The full economic consequence of ending the Help to Buy scheme isn’t yet known. But whilst much speculation exists within the industry around the pros & cons, there is clarity for the final stages. The way the scheme will be brought to a close has been clearly defined, including definitions for the eligibility to submit applications, the specific geographical financial value bands for borrowing, and ultimately, the explicit steps which will be taken to close the scheme.

Help to Buy is a government scheme for first time buyers. It is a loan that a buyer puts towards the cost of a new build. For those who are eligible, they can borrow 20% of the property’s value, or up to 40% for those in London. Throughout the term of the loan, the buyer isn’t required to pay off the loan, but the interest on the amount borrowed. When the property is sold, all the equity loan must be repaid.


Why was the Help to Buy equity loan scheme created?

The loan was launched in April 2013 to help bolster the housing market during a challenging climate. Its purpose was to assist those struggling to purchase their first property. It offered a way for first time buyers to get onto the property ladder sooner. The scheme stipulates specific eligibility criteria where those using it must:
  • Be 18 or over
  • Be a first time buyer
  • Be able to afford the fees and interest payments

The property being purchased must:

  • Be a new build
  • Be sold by a Help to Buy registered home builder
  • Be the only home the buyer owns and lives in

If a person has owned a home or residential land in the UK or abroad, they are ineligible. They’re also ineligible if they’ve had sharia mortgage finance.

How will the scheme closure deadlines impact imminent and accepted applications?

A buyer must submit their application for an equity loan by 31st October. Homebuilders must have registered the property onto the scheme for this to be possible. The buyer must also have a PIF (Property Information Form) submitted to a Help to Buy agent, prior to the deadline. Anyone purchasing at this late stage must check (for their own peace of mind) with their homebuilder to ensure a qualifying property completion deadline will be met and that the home will be built before the new year. A new home warranty is also required by the final day of 2022.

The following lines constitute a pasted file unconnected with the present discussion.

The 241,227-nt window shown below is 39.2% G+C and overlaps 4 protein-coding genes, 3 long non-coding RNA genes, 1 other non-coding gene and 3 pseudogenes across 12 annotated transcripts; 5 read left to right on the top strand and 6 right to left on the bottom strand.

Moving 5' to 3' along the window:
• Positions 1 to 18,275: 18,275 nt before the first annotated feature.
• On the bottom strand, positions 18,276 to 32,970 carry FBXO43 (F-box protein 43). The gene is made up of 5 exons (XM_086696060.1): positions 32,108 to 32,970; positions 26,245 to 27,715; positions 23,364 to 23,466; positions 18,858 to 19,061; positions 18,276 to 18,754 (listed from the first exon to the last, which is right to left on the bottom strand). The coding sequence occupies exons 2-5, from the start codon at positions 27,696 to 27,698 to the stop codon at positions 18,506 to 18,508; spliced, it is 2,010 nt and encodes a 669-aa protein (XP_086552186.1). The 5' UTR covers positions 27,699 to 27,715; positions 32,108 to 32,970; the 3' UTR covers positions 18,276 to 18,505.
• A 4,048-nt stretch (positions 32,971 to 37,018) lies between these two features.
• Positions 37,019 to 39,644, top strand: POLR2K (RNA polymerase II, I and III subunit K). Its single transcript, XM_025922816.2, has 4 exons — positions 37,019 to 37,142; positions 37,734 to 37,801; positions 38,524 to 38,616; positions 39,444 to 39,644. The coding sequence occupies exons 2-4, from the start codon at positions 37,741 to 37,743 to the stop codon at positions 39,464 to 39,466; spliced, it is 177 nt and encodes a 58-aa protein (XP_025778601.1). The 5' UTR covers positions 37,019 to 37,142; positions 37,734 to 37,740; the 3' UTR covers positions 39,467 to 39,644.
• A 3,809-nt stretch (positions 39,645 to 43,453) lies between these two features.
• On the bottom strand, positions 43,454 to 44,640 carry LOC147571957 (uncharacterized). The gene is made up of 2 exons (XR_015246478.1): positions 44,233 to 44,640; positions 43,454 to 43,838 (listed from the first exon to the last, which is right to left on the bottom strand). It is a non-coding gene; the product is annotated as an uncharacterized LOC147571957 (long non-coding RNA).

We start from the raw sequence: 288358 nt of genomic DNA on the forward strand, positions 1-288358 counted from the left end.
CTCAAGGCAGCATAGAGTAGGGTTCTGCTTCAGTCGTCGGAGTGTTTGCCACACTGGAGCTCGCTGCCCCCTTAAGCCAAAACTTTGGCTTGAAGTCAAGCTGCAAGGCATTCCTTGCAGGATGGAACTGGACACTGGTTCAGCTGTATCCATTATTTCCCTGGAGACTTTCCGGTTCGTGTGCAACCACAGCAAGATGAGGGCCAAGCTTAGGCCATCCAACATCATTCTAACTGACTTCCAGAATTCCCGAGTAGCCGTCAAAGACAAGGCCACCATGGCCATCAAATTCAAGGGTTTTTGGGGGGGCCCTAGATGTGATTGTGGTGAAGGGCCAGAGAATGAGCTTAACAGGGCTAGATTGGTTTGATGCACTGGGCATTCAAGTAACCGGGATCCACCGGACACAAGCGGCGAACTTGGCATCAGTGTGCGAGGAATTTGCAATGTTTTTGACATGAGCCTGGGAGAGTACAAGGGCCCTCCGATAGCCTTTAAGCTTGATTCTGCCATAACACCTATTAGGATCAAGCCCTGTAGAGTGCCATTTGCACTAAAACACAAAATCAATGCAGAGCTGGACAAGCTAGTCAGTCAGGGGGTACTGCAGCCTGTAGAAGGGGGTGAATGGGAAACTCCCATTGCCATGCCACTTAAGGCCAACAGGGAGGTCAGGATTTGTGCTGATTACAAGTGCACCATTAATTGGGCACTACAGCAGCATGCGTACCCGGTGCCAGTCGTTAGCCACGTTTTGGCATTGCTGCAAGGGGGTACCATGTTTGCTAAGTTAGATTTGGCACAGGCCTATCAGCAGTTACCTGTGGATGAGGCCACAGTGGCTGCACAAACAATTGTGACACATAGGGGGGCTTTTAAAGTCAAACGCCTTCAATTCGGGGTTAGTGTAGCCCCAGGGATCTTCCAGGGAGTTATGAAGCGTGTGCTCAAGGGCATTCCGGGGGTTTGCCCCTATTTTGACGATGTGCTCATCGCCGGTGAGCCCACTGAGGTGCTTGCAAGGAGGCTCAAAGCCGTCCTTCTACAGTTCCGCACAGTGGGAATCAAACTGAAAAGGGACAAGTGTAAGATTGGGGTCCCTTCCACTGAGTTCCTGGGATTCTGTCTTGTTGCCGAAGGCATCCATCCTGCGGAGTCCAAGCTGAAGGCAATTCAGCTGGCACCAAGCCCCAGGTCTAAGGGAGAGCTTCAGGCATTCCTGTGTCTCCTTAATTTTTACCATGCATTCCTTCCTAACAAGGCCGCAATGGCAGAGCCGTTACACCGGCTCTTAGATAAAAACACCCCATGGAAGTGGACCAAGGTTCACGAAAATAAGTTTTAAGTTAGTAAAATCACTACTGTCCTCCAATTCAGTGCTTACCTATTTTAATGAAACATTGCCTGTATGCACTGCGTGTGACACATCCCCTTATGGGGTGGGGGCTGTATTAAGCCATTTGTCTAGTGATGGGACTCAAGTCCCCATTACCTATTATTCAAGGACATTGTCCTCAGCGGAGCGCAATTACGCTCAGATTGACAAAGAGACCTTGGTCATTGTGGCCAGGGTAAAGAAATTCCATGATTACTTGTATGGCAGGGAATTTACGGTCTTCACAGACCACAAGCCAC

What if a property isn’t ready in time?

There’s a foreseeable risk of some housing projects over-running. This means some new homes not meeting the cut-off date for the closing of the Help to Buy loan. Regarding reservation fees and deposits there is security in the event of missing the deadline. But unfortunately, this may not be a full consolation to buyer’s with their eyes on a dream home.
  • If a homebuilder is unable to complete by the deadline, the homebuilder must return the full reservation fee.
  •  If a buyer has exchanged, the homebuilder must release them from the contract unconditionally and return the deposit.
  • Legal fees and financial advice costs, may still need to be paid.
Homebuilders are working to two Longstop Dates. These dates are the 31st December 2022, and the 31st March 2023.

“The First Longstop Date is 31 December 2022, and this is the practical completion deadline. Your homebuilder must have finished building your home so it’s ready to live in, and your home must have received a new-home warranty to be eligible for Help to Buy.”

“The Second Longstop Date is 31 March 2023, and this is the legal completion deadline. This is the last date you and your homebuilder can legally complete the purchase of your home

*Source: Help to Buy: Equity Loan (2021-2023) applications closure – frequently asked questions, accessible version – GOV.UK ( 

Is there a replacement for the Help to Buy equity loan scheme? 


Are Lifetime ISA’s an alternative to Help to Buy ISA’s?

 Lifetime Individual Savings Account’s aren’t a new scheme. The Lifetime ISA’s have been around from 2017 and were not created as a replacement for Help to Buy, but have been used in conjunction. A person can only use the government bonus from one of them for a property (even though they both offer 25%). Lifetime ISA’s also come with eligibility requirements. These include a person being 18 or over but under 40. There is a maximum value to save each year which is £4,000, until that person reaches the age of 50. The government pays out a bonus of 25% up to a maximum of £1000 per year (annual ISA limits also apply here). 

“If you have a Lifetime ISA and a Help to Buy ISA, you can only use the government bonus from one of them to buy your first home.